Coore/Crenshaw designed this course that opened in 2012 to have massive greens, and to provide a variety of one-shot challenges for settling bets and enjoying a leisurely walk with just a few clubs in hand. The views are breathtaking, and the quality of the golf on Bandon Preserve is wonderful.
This par three course has probably the best conditioned putting surfaces on the property, as I assume they are used less than the others and are well within ten years of the time they were laid down.
As Bandon Dunes’ Director of Communications, Michael Chupka, told us over lunch, at around ten years fescue greens start becoming more and more susceptible to attack by the poa annua that thrives so well in this type of coastal environment.
Evidence of this war against poa annua infestation can be seen a little on the other courses, and the staff works hard to stave it off and keep the wonderful fine fescue conditions that Bandon Dunes is so well known for.
The greens on Bandon Preserve roll magnificently, and the sand blowouts and visual lines were developed with great care.
The Preserve also plays a significant roll in the local economy and environment, as all of the course’s profits go to the Wild Rivers Coast Alliance to support conservation, the community and economy of the southern Oregon Coast.
I will admit that I expected the par three holes on the Preserve to be a little more varied in length – specifically, I was expecting there to be 175-225 yard holes. While this parcel of land does not allow for that kind of length, players can tee off from virtually anywhere (sans the greens, themselves), and can therefore make holes as short or long as they desire.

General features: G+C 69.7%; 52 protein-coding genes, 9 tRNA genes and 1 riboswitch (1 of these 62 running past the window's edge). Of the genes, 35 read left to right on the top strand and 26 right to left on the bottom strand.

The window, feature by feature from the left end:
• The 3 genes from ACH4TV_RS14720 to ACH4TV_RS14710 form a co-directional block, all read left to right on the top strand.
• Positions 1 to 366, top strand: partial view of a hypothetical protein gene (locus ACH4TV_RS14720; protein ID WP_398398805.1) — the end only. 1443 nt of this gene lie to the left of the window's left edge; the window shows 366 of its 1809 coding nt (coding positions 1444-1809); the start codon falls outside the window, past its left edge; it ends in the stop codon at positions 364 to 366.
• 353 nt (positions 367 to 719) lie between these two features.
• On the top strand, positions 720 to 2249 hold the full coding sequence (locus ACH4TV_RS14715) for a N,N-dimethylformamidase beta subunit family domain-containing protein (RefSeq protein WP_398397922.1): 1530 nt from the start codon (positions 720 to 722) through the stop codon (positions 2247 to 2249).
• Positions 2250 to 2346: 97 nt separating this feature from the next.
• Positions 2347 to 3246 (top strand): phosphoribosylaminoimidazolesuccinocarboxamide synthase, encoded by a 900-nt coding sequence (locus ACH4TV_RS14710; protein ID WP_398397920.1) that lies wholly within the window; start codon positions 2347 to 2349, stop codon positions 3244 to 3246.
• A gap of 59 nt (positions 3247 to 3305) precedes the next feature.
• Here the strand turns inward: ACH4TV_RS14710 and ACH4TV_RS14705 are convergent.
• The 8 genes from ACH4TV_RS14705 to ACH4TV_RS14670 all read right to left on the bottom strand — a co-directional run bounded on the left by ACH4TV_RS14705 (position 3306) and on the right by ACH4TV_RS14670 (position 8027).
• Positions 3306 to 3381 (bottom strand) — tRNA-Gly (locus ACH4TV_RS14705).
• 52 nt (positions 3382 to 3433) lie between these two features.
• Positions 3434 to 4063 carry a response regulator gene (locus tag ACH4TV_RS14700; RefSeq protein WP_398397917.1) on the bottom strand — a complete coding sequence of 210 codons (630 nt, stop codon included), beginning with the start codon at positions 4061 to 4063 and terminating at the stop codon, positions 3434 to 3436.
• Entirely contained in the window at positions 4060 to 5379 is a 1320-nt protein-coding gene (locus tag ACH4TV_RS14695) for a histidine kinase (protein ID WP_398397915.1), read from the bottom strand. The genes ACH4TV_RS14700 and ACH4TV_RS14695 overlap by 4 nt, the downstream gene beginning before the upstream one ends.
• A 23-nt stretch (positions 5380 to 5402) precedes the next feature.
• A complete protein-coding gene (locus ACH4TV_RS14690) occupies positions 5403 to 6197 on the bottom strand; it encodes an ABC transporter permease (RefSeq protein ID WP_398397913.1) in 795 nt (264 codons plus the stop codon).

As a side note, make sure to get to each course a little early to check out the pro shops. All pro shops have different clothing manufacturers, so while one course will carry Adidas and Peter Millar, another will carry Ashworth and Nike, another Cutter & Buck and Oakley, etc. The logoed merchandise at all of them is great.
Golf enthusiasts the world over know Bandon Dunes as “The remote golf destination that is tough to get to but well worth the travel.” While that is true, significant measures have been taken recently to start cutting down on travel time, and in particular the amount of driving necessary after flying in.
United Airlines now offers direct flights from Denver International Airport to nearby Southwest Oregon Regional Airport (OTH in North Bend), which is just an easy 30-minute shuttle to the Bandon Dunes complex.
This new flight service (started in July, 2015) operates on Sundays and Wednesdays between July 1 and October 18, with arrival times in North Bend that allow for same-day golfing.
Along with world-class golf, the customer service at Bandon Dunes Golf Resort is tremendous. Every single person I spoke with onsite was a golfer, from the caddies to the bartenders, waitresses and shuttle drivers.
“What do you like best about working at Bandon Dunes?” I would ask them. “I get to play as much free golf as I want,” was a consistent answer, and also that Mike Keiser is a tremendous person to work for.
Unassuming and kind, he is well known to show up at the resort and sit at a table in one of the many restaurants while reading the paper and chatting with anyone who engages him. That’s a great kind of boss to work for, and I am sure a key element that has played in to the success of Bandon Dunes Golf Resort and the happiness of his employees there.
A trip to Bandon Dunes is not cheap, as I am sure all golf enthusiasts already know, but it is a true bucket list golfing destination that does not disappoint.
One more present for you all: A surprise video journal of sorts that showed up on my computer when I got home and loaded everything to my laptop from my camera’s memory cards – this hodge podge of photos/videos works nicely to walk viewers through the Bandon experience: